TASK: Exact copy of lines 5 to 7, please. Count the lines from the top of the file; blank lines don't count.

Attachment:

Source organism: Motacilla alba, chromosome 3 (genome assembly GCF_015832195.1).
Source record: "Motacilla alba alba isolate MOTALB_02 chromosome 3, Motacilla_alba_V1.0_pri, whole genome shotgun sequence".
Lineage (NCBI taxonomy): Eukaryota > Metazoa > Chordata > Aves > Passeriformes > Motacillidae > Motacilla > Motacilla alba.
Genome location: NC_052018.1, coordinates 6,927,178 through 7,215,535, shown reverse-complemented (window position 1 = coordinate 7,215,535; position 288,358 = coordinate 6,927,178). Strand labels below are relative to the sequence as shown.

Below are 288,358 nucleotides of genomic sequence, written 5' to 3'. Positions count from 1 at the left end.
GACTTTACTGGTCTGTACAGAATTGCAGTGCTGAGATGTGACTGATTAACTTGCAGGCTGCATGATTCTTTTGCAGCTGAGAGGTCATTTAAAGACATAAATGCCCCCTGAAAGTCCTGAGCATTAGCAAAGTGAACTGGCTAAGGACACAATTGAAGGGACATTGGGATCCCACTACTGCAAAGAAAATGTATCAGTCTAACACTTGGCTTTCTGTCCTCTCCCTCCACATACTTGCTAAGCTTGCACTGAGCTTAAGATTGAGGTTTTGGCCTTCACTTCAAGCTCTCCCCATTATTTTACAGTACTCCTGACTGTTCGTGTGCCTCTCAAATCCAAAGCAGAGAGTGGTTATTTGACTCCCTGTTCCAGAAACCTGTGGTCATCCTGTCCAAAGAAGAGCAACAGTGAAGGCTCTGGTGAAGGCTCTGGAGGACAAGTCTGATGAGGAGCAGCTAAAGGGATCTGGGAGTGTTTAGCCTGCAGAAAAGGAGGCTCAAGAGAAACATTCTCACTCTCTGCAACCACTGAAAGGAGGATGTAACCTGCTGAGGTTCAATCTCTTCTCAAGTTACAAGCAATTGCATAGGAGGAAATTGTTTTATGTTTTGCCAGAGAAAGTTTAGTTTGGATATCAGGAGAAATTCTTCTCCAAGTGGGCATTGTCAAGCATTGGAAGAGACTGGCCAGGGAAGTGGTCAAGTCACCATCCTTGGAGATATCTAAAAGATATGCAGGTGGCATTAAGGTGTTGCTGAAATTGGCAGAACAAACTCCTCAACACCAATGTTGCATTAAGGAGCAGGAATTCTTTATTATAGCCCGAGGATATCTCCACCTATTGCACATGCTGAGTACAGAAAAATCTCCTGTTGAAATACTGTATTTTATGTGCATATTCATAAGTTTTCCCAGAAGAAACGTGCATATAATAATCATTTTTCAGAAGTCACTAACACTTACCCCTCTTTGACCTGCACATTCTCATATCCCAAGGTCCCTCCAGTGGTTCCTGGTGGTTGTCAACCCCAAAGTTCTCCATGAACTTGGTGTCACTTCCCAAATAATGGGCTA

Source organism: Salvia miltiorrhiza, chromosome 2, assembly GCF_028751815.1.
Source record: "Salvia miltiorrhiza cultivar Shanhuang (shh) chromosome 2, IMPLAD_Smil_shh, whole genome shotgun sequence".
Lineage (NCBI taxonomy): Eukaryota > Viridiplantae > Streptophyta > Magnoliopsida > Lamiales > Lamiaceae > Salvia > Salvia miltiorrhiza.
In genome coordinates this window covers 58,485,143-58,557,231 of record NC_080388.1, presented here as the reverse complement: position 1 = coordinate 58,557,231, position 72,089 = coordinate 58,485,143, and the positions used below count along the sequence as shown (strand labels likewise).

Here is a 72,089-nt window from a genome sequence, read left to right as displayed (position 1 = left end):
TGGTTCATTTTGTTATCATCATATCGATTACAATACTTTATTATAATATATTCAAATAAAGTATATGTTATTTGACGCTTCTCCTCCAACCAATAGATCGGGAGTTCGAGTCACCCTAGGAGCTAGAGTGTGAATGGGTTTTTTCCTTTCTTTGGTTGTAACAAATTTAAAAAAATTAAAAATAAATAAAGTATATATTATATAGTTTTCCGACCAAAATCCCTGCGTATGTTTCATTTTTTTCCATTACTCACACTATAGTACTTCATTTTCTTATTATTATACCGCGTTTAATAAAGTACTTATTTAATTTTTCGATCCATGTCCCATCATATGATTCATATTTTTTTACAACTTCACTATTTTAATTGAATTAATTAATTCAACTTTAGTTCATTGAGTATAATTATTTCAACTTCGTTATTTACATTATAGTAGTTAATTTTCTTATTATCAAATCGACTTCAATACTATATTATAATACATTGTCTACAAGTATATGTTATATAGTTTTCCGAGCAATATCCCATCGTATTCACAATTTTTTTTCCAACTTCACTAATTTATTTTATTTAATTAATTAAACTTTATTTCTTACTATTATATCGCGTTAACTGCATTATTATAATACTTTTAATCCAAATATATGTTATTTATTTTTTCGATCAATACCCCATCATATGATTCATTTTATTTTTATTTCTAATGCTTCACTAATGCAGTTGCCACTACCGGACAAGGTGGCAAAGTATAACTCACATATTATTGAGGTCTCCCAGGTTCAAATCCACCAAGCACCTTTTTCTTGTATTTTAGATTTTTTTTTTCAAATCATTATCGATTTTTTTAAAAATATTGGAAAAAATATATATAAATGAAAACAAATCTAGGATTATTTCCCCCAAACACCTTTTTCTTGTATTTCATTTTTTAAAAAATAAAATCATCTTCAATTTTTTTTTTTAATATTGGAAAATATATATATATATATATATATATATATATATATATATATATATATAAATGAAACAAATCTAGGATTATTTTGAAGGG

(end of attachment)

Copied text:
Below are 288,358 nucleotides of genomic sequence, written 5' to 3'. Positions count from 1 at the left end.
GACTTTACTGGTCTGTACAGAATTGCAGTGCTGAGATGTGACTGATTAACTTGCAGGCTGCATGATTCTTTTGCAGCTGAGAGGTCATTTAAAGACATAAATGCCCCCTGAAAGTCCTGAGCATTAGCAAAGTGAACTGGCTAAGGACACAATTGAAGGGACATTGGGATCCCACTACTGCAAAGAAAATGTATCAGTCTAACACTTGGCTTTCTGTCCTCTCCCTCCACATACTTGCTAAGCTTGCACTGAGCTTAAGATTGAGGTTTTGGCCTTCACTTCAAGCTCTCCCCATTATTTTACAGTACTCCTGACTGTTCGTGTGCCTCTCAAATCCAAAGCAGAGAGTGGTTATTTGACTCCCTGTTCCAGAAACCTGTGGTCATCCTGTCCAAAGAAGAGCAACAGTGAAGGCTCTGGTGAAGGCTCTGGAGGACAAGTCTGATGAGGAGCAGCTAAAGGGATCTGGGAGTGTTTAGCCTGCAGAAAAGGAGGCTCAAGAGAAACATTCTCACTCTCTGCAACCACTGAAAGGAGGATGTAACCTGCTGAGGTTCAATCTCTTCTCAAGTTACAAGCAATTGCATAGGAGGAAATTGTTTTATGTTTTGCCAGAGAAAGTTTAGTTTGGATATCAGGAGAAATTCTTCTCCAAGTGGGCATTGTCAAGCATTGGAAGAGACTGGCCAGGGAAGTGGTCAAGTCACCATCCTTGGAGATATCTAAAAGATATGCAGGTGGCATTAAGGTGTTGCTGAAATTGGCAGAACAAACTCCTCAACACCAATGTTGCATTAAGGAGCAGGAATTCTTTATTATAGCCCGAGGATATCTCCACCTATTGCACATGCTGAGTACAGAAAAATCTCCTGTTGAAATACTGTATTTTATGTGCATATTCATAAGTTTTCCCAGAAGAAACGTGCATATAATAATCATTTTTCAGAAGTCACTAACACTTACCCCTCTTTGACCTGCACATTCTCATATCCCAAGGTCCCTCCAGTGGTTCCTGGTGGTTGTCAACCCCAAAGTTCTCCATGAACTTGGTGTCACTTCCCAAATAATGGGCTA

Source organism: Salvia miltiorrhiza, chromosome 2, assembly GCF_028751815.1.